Cybersecurity spending continues to be at an all-time high and is expected to grow by over 10 percent to a whopping $96 billion in 2018, according to Gartner. Enterprises are constantly threatened by new, emerging cybersecurity risks such as cryptojacking, ransomware, data breaches, data exposure, phishing, among others.
Recent examples - such as the Equifax breach that exposed data of 146 million customers, or the Sony Playstation data breach that exposed Personally Identifiable Information (PII) data including credit card numbers of 77 million customers—all point to significant financial and business losses, threat of class action lawsuits, and subsequent damage to brand reputation that can take a severe toll and have long-term negative business impact.
Effective and resilient cybersecurity implementation requires close collaboration and alignment between the CIO and CISO orgs
Comprehensive root cause analysis of many of these attacks can be traced back to inherent weaknesses in code development processes, open source vulnerabilities, gaps in database and network security, and weak user authorization policies. For example, in the Equifax case, attackers exploited a vulnerability in one of Equifax’s application developed by an employee using the popular Apache Struts framework that was not updated despite availability of a security patch for several months. A single instance of unpatched software vulnerability caused this massive security breach that exposed personal details on nearly half of America’s population and resulted in the CEO to step down post Congressional hearing, in addition to massive financial losses due to lawsuits and customer churn.
As a result, many Fortune 1000 enterprises are now realizing that the responsibility to protect themselves from cybersecurity risks is a shared one between the CIO and CISO organizations. Historically, CIOs owned the IT roadmap and were responsible to deliver modern technology solutions to support and grow the business, whereas the CISO’s primary role has been to manage information security risk for the enterprise while helping the rest of the organization to deliver on business objectives. Today, these roles have emerged into being more symbiotic rather than adversarial and can deliver most optimal results by partnering together to protect valuable business and customer assets. For example, the CIO will need to ensure that security tools are well integrated into the application development lifecycle—right from design to deployment. The CISO can help the IT organization identify best-in-class security tools and services, and partner together to manage and mitigate cybersecurity risks.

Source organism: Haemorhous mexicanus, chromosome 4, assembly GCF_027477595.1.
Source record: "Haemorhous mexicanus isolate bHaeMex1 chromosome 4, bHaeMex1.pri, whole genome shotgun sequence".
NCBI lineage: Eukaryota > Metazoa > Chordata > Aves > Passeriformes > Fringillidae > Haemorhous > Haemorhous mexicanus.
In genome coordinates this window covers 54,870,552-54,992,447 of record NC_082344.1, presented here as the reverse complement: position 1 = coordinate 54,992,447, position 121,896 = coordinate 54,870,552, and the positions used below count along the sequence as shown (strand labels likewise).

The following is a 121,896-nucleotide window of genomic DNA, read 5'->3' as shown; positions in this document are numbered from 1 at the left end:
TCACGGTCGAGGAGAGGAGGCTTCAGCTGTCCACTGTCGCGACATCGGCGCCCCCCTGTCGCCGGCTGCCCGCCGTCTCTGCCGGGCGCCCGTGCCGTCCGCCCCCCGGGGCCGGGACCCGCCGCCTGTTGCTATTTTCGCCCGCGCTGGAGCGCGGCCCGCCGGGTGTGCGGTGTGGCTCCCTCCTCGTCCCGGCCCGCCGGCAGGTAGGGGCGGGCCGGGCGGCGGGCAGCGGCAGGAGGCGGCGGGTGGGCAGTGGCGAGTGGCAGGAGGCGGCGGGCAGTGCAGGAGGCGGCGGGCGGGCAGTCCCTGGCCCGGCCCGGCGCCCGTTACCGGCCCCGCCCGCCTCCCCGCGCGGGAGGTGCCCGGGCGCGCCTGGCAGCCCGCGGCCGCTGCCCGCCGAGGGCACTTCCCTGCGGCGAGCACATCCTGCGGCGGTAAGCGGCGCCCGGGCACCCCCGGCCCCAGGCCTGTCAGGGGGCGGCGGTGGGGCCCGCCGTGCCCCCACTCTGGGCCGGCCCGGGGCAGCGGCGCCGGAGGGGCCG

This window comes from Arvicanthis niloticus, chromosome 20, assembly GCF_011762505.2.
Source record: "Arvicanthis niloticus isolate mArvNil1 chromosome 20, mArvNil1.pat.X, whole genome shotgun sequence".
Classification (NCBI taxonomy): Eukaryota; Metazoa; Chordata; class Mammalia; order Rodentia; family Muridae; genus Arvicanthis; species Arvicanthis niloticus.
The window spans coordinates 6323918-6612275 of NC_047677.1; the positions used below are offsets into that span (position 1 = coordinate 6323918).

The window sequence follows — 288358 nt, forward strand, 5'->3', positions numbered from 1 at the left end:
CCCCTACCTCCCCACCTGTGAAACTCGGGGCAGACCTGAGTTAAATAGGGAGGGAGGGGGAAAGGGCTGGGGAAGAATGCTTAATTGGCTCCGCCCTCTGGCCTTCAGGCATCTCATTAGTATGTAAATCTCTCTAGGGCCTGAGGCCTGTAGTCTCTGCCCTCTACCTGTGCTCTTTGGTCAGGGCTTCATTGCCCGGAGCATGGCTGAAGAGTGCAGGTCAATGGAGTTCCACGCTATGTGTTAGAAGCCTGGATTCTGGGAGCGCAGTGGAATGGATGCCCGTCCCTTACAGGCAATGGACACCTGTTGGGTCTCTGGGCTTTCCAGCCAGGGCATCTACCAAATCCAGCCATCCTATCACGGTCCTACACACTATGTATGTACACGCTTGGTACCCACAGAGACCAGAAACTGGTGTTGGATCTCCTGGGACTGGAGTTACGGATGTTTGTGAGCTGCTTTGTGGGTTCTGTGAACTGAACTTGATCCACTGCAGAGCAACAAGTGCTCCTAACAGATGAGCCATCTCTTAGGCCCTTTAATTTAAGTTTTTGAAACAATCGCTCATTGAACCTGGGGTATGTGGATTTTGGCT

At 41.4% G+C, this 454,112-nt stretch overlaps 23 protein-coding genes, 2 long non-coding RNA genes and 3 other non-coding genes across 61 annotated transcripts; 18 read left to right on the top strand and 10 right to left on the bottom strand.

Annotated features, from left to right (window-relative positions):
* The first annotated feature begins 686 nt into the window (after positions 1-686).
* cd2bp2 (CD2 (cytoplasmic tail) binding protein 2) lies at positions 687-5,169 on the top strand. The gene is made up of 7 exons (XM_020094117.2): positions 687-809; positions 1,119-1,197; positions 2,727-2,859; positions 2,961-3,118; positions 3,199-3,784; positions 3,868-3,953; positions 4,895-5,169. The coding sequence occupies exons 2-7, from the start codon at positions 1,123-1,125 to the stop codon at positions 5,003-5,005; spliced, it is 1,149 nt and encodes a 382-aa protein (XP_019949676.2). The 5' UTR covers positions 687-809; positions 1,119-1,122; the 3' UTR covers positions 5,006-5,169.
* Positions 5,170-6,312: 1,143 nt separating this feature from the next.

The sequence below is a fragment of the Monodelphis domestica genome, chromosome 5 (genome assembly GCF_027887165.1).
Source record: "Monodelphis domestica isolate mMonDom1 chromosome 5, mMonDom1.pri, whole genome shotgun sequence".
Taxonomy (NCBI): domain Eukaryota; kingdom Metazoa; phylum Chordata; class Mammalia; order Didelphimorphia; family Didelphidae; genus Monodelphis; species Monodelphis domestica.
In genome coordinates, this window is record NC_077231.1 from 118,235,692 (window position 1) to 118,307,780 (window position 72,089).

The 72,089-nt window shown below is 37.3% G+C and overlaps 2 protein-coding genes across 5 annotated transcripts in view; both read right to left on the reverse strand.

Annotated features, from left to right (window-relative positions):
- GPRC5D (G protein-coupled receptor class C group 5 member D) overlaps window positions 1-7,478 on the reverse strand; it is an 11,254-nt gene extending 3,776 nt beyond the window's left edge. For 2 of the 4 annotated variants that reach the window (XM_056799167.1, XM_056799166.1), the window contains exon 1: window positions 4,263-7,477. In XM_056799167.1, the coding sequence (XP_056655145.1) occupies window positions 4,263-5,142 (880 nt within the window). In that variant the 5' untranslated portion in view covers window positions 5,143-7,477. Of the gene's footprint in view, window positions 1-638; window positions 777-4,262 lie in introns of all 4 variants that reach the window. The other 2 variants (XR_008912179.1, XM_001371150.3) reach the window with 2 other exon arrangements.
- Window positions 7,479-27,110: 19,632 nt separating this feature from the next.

Interestingly, the intersection of IT and cybersecurity is ripe for technology disruption, and a number of innovative startups have emerged in this space. One such startup is Contrast Security that provides a unique solution to help developers easily build secure software. Contrast also enables enterprises to block cyber-attackers from exploiting run-time vulnerabilities both in frameworks like Struts and in custom application code. Another example is Synack that provides a crowd sourced security testing platform that provides a comprehensive solution including vulnerability scanning and discovery, risk scoring analytics, compliance checks, and remediation advice while leveraging a private network of highly curated, best-skilled, and vetted security researchers across the globe. These startups are helping enterprises successfully bridge the chasm between CIO and CISO orgs by ensuring that applications are built and managed with a “security-first” mindset.
In conclusion, effective and resilient cybersecurity implementation requires close collaboration and alignment between the CIO and CISO orgs. Enterprise security is a shared business vision and should be considered core part of the company’s strategy and culture, and a shared responsibility across the entire organization.